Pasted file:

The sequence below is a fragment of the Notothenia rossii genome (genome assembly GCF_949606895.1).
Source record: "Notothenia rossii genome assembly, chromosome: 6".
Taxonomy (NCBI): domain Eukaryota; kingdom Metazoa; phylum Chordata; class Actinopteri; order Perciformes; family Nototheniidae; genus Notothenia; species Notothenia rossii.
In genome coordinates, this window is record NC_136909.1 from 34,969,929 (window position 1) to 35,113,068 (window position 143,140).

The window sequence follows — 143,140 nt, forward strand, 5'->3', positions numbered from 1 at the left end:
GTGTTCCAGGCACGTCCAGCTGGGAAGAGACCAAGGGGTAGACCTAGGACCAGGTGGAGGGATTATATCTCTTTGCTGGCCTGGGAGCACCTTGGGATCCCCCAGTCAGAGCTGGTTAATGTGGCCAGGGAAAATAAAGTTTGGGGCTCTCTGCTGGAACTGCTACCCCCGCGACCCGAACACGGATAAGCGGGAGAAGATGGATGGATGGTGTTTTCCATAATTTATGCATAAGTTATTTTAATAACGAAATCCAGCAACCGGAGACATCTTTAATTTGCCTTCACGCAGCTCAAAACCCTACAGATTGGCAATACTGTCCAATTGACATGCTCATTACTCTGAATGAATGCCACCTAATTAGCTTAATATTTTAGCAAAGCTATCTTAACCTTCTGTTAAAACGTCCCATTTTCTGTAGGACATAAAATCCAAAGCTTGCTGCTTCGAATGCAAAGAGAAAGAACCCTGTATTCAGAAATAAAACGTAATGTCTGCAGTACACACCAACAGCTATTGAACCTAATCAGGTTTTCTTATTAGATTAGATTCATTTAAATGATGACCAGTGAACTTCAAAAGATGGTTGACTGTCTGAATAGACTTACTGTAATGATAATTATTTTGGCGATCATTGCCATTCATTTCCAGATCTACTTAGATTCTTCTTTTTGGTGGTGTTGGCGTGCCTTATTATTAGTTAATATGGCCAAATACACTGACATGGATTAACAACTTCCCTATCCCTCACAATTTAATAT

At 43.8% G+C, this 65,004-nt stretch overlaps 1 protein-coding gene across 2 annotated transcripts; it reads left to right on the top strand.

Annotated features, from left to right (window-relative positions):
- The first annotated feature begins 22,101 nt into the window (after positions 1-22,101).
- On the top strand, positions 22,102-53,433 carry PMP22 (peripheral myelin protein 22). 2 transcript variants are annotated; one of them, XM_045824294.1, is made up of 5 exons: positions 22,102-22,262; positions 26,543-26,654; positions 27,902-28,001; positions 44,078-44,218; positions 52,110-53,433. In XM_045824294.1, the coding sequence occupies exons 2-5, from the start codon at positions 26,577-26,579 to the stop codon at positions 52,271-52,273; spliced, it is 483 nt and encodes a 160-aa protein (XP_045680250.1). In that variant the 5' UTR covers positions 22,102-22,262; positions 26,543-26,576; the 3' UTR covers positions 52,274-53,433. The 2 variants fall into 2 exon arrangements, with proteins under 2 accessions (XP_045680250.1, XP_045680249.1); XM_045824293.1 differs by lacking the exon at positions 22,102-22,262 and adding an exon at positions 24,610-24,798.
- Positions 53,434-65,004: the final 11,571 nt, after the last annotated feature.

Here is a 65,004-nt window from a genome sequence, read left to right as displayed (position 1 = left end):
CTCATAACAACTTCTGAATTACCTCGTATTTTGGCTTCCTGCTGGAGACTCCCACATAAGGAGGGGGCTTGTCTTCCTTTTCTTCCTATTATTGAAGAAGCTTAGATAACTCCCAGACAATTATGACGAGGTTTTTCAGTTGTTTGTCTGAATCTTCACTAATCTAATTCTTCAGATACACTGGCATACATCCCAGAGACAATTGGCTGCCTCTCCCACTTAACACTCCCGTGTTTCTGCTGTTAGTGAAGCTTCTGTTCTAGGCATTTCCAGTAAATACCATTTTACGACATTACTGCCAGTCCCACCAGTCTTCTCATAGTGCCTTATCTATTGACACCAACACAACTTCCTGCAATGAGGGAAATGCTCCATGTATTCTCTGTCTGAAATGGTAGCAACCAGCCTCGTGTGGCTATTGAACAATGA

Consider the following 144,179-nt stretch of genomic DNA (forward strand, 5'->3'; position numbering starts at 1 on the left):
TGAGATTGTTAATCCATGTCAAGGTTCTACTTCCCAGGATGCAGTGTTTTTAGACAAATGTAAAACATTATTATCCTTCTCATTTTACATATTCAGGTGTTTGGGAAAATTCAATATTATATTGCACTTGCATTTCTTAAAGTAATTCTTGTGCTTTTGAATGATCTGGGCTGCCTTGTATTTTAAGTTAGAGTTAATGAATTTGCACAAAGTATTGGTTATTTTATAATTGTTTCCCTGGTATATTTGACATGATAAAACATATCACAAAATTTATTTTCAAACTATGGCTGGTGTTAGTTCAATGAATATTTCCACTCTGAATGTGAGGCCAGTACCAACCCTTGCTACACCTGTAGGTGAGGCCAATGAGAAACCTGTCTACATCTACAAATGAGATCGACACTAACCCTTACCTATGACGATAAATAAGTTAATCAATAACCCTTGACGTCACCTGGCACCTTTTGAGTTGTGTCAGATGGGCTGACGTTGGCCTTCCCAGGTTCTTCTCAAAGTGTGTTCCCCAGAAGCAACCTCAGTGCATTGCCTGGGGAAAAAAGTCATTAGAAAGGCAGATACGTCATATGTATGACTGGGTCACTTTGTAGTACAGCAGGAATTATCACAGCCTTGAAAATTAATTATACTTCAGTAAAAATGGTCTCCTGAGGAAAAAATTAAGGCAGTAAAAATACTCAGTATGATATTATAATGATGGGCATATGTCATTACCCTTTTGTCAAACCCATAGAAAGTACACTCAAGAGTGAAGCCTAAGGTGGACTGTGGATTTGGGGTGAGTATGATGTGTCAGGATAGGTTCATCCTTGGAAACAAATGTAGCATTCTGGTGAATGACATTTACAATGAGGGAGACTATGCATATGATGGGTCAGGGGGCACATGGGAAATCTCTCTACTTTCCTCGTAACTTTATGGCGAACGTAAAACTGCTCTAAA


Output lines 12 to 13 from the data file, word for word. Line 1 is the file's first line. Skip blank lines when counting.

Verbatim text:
Here is a 65,004-nt window from a genome sequence, read left to right as displayed (position 1 = left end):
CTCATAACAACTTCTGAATTACCTCGTATTTTGGCTTCCTGCTGGAGACTCCCACATAAGGAGGGGGCTTGTCTTCCTTTTCTTCCTATTATTGAAGAAGCTTAGATAACTCCCAGACAATTATGACGAGGTTTTTCAGTTGTTTGTCTGAATCTTCACTAATCTAATTCTTCAGATACACTGGCATACATCCCAGAGACAATTGGCTGCCTCTCCCACTTAACACTCCCGTGTTTCTGCTGTTAGTGAAGCTTCTGTTCTAGGCATTTCCAGTAAATACCATTTTACGACATTACTGCCAGTCCCACCAGTCTTCTCATAGTGCCTTATCTATTGACACCAACACAACTTCCTGCAATGAGGGAAATGCTCCATGTATTCTCTGTCTGAAATGGTAGCAACCAGCCTCGTGTGGCTATTGAACAATGA